On 30 May 2017, the EuroTech Universities Alliance organized a debate entitled “How will technology keep us moving in congested cities?”. The timely event took place in the European Parliament just one day before the launch of the European Commission’s “Europe on Move” initiative, which aims to fundamentally modernize European transport.
Hosted by Angelika Niebler, Member of the European Parliament, the EuroTech breakfast debate brought together representatives from the European Commission, the European Parliament, and experts from industry, cities and regions. In her opening statement, Angelika Niebler, underlined the importance of a good cooperation between the European Commission and the European Parliament to secure sufficient future investment in collaborative research and innovation on urban mobility challenges.
We need to give the cities back to the citizens, Carlo van de Weijer, Director of the Strategic Area Smart Mobility at Eindhoven University of Technology and Vice-President for Traffic Solutions at TomTom said. He stressed that new technologies in cities should be introduced with the aim of avoiding congestions and making urban spaces more liveable; the focus should not be on changing the quantity of traffic but on its quality.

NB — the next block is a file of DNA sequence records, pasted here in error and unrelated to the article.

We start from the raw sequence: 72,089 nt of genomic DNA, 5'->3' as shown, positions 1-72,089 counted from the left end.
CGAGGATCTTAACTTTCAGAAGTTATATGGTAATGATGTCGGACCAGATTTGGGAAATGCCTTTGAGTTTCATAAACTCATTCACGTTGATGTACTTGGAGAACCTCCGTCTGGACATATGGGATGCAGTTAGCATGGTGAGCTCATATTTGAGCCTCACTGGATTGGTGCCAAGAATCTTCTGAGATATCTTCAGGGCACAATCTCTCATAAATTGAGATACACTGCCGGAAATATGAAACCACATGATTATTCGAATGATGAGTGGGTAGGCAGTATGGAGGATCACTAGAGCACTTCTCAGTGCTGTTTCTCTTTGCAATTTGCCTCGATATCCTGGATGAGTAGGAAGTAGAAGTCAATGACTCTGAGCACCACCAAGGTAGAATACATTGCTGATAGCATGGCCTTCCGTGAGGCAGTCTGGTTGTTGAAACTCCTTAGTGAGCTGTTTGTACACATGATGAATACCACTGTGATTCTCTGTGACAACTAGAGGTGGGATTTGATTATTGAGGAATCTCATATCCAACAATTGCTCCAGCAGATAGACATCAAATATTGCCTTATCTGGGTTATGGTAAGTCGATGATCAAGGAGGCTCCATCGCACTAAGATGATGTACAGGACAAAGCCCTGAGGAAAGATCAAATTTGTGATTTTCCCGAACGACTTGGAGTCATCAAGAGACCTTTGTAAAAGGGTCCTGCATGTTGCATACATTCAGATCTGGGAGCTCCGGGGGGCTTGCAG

Carlo van de Weijer’s speech was followed by short interventions by Clara de la Torre, Director for Transport at DG Research and Innovation at the European Commission, Martijn Schut, Business Development Manager at TASS International, and Els Ampe, City of Brussels Council Member and Cabinet Member responsible for Mobility, Public Works and Car fleet at the City of Brussels.
Discussion with the audience revealed that the solution to the congestion problem cannot be provided by one single technology. Different technologies, such as Mobility as a Service, e-mobility and management of mobility data need to be combined in order to improve transport in European cities. These technologies need to be developed with awareness of the human factors because citizens’ behaviour and habits plays a key role in their mobility choices.